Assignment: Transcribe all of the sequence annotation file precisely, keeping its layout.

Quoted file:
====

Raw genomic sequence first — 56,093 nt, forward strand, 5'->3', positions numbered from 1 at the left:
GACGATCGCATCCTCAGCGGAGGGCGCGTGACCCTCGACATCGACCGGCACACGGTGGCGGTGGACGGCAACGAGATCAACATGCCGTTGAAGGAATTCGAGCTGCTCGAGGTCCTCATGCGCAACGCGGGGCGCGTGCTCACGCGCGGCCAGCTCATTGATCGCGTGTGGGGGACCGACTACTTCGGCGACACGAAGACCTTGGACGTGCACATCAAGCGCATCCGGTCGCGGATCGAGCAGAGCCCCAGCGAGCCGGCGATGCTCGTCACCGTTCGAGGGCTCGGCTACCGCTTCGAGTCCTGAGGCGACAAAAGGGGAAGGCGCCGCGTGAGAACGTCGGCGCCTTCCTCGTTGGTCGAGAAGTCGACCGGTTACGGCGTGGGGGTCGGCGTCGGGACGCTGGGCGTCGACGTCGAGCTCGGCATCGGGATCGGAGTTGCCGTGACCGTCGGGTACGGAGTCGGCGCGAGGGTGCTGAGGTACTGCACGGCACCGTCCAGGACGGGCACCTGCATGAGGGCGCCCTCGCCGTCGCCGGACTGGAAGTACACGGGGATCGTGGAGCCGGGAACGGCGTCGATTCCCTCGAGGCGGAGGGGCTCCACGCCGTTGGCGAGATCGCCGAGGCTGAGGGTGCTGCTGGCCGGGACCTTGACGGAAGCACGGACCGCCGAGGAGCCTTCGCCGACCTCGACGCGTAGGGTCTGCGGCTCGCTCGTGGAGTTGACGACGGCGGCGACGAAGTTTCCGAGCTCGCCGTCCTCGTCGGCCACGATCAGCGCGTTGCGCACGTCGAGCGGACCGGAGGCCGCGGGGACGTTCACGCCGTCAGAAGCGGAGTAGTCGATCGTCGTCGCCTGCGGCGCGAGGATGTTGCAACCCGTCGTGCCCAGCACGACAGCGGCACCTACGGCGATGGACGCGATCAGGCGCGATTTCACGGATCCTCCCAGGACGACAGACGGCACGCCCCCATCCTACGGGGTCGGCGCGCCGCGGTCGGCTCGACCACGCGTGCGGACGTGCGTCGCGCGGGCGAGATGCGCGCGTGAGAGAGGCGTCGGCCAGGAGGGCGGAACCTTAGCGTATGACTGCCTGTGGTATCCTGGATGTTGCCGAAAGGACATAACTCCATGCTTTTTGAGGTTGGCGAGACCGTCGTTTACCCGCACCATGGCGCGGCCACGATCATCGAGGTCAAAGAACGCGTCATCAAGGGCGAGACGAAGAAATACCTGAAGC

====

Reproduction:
Raw genomic sequence first — 56,093 nt, forward strand, 5'->3', positions numbered from 1 at the left:
GACGATCGCATCCTCAGCGGAGGGCGCGTGACCCTCGACATCGACCGGCACACGGTGGCGGTGGACGGCAACGAGATCAACATGCCGTTGAAGGAATTCGAGCTGCTCGAGGTCCTCATGCGCAACGCGGGGCGCGTGCTCACGCGCGGCCAGCTCATTGATCGCGTGTGGGGGACCGACTACTTCGGCGACACGAAGACCTTGGACGTGCACATCAAGCGCATCCGGTCGCGGATCGAGCAGAGCCCCAGCGAGCCGGCGATGCTCGTCACCGTTCGAGGGCTCGGCTACCGCTTCGAGTCCTGAGGCGACAAAAGGGGAAGGCGCCGCGTGAGAACGTCGGCGCCTTCCTCGTTGGTCGAGAAGTCGACCGGTTACGGCGTGGGGGTCGGCGTCGGGACGCTGGGCGTCGACGTCGAGCTCGGCATCGGGATCGGAGTTGCCGTGACCGTCGGGTACGGAGTCGGCGCGAGGGTGCTGAGGTACTGCACGGCACCGTCCAGGACGGGCACCTGCATGAGGGCGCCCTCGCCGTCGCCGGACTGGAAGTACACGGGGATCGTGGAGCCGGGAACGGCGTCGATTCCCTCGAGGCGGAGGGGCTCCACGCCGTTGGCGAGATCGCCGAGGCTGAGGGTGCTGCTGGCCGGGACCTTGACGGAAGCACGGACCGCCGAGGAGCCTTCGCCGACCTCGACGCGTAGGGTCTGCGGCTCGCTCGTGGAGTTGACGACGGCGGCGACGAAGTTTCCGAGCTCGCCGTCCTCGTCGGCCACGATCAGCGCGTTGCGCACGTCGAGCGGACCGGAGGCCGCGGGGACGTTCACGCCGTCAGAAGCGGAGTAGTCGATCGTCGTCGCCTGCGGCGCGAGGATGTTGCAACCCGTCGTGCCCAGCACGACAGCGGCACCTACGGCGATGGACGCGATCAGGCGCGATTTCACGGATCCTCCCAGGACGACAGACGGCACGCCCCCATCCTACGGGGTCGGCGCGCCGCGGTCGGCTCGACCACGCGTGCGGACGTGCGTCGCGCGGGCGAGATGCGCGCGTGAGAGAGGCGTCGGCCAGGAGGGCGGAACCTTAGCGTATGACTGCCTGTGGTATCCTGGATGTTGCCGAAAGGACATAACTCCATGCTTTTTGAGGTTGGCGAGACCGTCGTTTACCCGCACCATGGCGCGGCCACGATCATCGAGGTCAAAGAACGCGTCATCAAGGGCGAGACGAAGAAATACCTGAAGC